Off Like a Prom Dress
I've been trying to find different ways of writing this next post, but, well, let's just go with direct. It seems that no matter what I write lately, it's just the wrong fucking thing. From my comments at Joe Flirt's to my valiant attempt to write about Billy's bullying. So I'm taking time off. Why? Because I'm sick of continuously saying the wrong fucking thing.

The Bullied and the Internet
A car the color of a school bus pulls up with a boy who tells his brother beside him that he’s going to beat up Billy Wolfe. While one records the assault with a cellphone camera, the other walks up to the oblivious Billy and punches him hard enough to leave a fist-size welt on his forehead.

Yesterday the New York Times ran an article on their front page about Billy Wolfe, a 16 year old boy in Fayetteville, Arkansas. Billy has been knocked unconscious and had his cheek split open by classmates of his school. When the article was published, Billy could not even get to school before being beaten by one student, while another filmed it on his cellphone. To make matters worse, "Judging by school records, at least one official seems to think Billy contributes to the trouble that swirls around him."

Within the hour, Metafilter posted this thread, one of the few I have ever commented on. But reading the story of Billy brought back memories, so many horrible memories that I had managed to forget, and I found that I had to write, even briefly, about being more concerned about staving off other students than recovering from a major surgery while I was in a wheelchair for 2 months with a medal rod sticking out of my foot.

I was going to write about my experiences bullying, experiences that almost resulted in my suicide, the shock that I had forgotten so much of it, the force with which these memories returned, the sadness that 20 years later school officials are still condoning and allowing such behavior to continue instead of calling the police. If this kid had so much as whispered the word "bomb", he would have been suspended due zero-tolerance policies, but someone beats him unconscious and the school blames him. Furthermore, most of commenters were sure that Billy's situation would deterioriate thanks to the attention and the NYT article.

But someone on the thread pointed out that Billy has a Facebook profile. I immediately went there and added him as a friend.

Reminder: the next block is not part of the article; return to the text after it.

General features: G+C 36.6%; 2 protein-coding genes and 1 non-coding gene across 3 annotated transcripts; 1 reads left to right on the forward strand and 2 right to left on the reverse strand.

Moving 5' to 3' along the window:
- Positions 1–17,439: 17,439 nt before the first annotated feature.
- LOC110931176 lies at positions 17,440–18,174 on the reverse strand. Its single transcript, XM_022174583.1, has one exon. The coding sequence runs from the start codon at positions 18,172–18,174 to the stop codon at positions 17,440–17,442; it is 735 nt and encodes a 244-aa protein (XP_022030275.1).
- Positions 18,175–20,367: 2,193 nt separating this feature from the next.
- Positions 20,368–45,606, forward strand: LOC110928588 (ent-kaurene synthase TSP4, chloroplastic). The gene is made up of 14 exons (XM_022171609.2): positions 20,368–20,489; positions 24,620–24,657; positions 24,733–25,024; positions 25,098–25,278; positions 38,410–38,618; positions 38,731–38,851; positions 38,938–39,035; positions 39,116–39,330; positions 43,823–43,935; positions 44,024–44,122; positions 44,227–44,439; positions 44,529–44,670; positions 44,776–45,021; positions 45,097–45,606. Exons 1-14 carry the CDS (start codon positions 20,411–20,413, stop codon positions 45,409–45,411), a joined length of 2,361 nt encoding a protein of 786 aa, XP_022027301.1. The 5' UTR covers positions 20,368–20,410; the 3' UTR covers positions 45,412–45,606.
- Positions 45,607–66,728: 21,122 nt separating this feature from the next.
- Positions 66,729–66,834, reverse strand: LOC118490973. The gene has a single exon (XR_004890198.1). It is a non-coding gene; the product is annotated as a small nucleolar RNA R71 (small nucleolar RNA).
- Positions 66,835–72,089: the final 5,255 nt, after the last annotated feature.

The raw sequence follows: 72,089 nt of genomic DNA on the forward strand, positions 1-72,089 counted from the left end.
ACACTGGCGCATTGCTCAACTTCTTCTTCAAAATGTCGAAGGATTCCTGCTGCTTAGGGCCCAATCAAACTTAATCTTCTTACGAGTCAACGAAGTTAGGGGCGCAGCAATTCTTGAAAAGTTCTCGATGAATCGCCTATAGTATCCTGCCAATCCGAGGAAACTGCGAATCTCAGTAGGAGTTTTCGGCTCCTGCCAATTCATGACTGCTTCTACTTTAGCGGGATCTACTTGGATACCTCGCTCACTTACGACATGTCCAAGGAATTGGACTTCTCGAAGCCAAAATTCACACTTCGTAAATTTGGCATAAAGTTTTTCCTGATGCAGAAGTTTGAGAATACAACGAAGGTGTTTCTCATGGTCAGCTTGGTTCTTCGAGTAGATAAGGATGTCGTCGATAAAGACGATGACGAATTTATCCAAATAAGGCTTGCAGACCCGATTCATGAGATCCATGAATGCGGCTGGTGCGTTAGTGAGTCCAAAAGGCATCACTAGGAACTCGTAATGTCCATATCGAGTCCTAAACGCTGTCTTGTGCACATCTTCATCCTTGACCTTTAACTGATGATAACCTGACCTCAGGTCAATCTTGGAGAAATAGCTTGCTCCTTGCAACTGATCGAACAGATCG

Within 24 hours of posting, the thread had generated over 200 comments many of which detailed stories of bullying. When I added Billy as a friend, he had only 9 other friends. Currently, he has 60, 29 of whom go to his school. There's even a Facebook group "just for everyone who likes Billy and doesn't think it's fair just because he's different he gets picked on" which was created by a female friend.

While it's too early to tell, it seems that the article and the thread have actually helped Billy. Perhaps the article inspired other bullied kids in the school, kids who had withdrawn in order to protect themselves, to reach out to others in a similar situation. Maybe all the stories of bullying will not only alleviate the horrible shame and isolation of these kids, but change the atmosphere of the school from a place where the physical abuse of another student is a form of entertainment to a place where students might actually learn in a safe environment without fear of a concussion.

Possibly that is too much to hope, but yesterday I didn't have the hope for even that.

Yesterday I was filled with a feeling of futility about the fate of the bullied, about craptacular school officials who dismiss this behavior as "just something kids do" rather than assault and abuse. Today, I think that maybe the Internet and social networking sites may provide new options and support networks for kids who would otherwise lose hope. And this prospect alone is an anodyne for the bitter memories that this story resurrected.

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